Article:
What's the upper bound of how long COVID is contagious?

post by Raemon · 2020-03-21T22:39:30.829Z · score: 13 (3 votes) · LW · GW · 3 comments

This is a question post.

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  Answers
    5 lexande
    1 waveman
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3 comments

A key question for people figuring out good longterm isolation practices is "how long do I have to be symptom-free before I'm 'certified safe'?"

This post on the typical-course-of-COVID-19 [LW · GW] provides some studies that inform on the question, but doesn't directly answer it yet.

I recall hearing something like "most cases last less than two weeks", but I'm not sure if two weeks is actually a strong enough upper bound that I'd feel comfortable encouraging lots of people to act on it.

This contains two subquestions:

(I'm personally most interested in the answer to the second question right now, but both seem important)

Answers

answer by lexande · 2020-03-22T06:43:02.475Z · score: 5 (4 votes) · LW(p) · GW(p)

Since apparently some confirmed cases never develop symptoms (this study of Diamond Princess passengers estimates 18%), it seems the answer to your second question is "never"?

comment by Raemon · 2020-03-22T07:53:48.599Z · score: 2 (1 votes) · LW(p) · GW(p)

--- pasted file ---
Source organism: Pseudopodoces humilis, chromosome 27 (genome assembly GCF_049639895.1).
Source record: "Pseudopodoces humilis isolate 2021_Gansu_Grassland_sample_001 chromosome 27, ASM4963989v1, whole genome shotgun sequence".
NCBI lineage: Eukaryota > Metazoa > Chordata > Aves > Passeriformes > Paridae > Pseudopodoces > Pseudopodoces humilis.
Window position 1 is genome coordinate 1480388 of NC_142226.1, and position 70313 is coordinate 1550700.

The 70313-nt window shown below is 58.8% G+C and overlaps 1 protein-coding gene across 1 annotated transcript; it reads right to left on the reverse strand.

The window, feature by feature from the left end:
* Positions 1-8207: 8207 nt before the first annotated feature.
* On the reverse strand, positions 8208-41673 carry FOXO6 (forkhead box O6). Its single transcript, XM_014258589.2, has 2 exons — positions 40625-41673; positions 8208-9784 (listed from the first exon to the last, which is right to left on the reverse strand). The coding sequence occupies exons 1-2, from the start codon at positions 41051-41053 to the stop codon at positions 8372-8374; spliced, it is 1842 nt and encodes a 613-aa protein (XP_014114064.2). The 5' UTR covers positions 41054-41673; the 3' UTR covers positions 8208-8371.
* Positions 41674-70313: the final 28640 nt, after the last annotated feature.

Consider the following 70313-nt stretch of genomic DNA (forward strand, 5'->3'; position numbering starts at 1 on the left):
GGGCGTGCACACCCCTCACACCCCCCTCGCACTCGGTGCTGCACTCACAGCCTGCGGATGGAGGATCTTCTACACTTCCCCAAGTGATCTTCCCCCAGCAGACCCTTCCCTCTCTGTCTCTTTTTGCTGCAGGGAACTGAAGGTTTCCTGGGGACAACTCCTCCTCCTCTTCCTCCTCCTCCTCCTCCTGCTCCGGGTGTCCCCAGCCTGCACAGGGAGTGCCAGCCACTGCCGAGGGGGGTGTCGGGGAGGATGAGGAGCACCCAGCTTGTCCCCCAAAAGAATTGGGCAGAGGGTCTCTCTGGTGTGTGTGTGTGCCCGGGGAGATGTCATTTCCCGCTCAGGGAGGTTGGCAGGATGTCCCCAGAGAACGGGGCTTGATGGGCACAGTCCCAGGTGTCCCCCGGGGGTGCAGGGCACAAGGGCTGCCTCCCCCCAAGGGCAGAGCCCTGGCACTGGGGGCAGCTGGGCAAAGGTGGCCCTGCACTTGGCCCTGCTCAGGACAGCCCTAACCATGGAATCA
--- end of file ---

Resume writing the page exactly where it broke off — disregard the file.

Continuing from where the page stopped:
Sorry, I worded that wrong. Edited the OP.

answer by waveman · 2020-03-22T22:58:37.082Z · score: 1 (1 votes) · LW(p) · GW(p)

Worth pointing out that if we quarantine for X days and do not actually test, relying on symptoms, then we are selecting for slow incubation and/or mild/no symptoms before X days.

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comment by Scott Garrabrant · 2020-03-22T03:26:34.201Z · score: 5 (3 votes) · LW(p) · GW(p)

You should (more strongly?) disambiguate between how long after being sick are you safe, or how long after being 100% isolated are you safe.

comment by Raemon · 2020-03-22T03:42:13.576Z · score: 2 (1 votes) · LW(p) · GW(p)

Updated OP to explicitly flag that there are two sub-questions here. (I assume both will benefit from similar aggregated information)

comment by Sjcs · 2020-03-22T06:34:15.697Z · score: 1 (1 votes) · LW(p) · GW(p)

TL;DR We don't know, it's variable case to case, and could be longer than 25 days from symptom onset if you get sick

In patients admitted to hospital with COVID-19, there are cases (Korea, Singapore) of viral RNA detectable up to 25 days after symptom onset. This is not the same as still being infective, so we don't really know.

In people exposed to SARS-CoV-2, 14 days is an estimation that the vast majority will have developed symptoms by this time (here). However, this doesn't take into account cases that remain asymptomatic throughout their infection (maybe 15-20% from Diamond Princess data)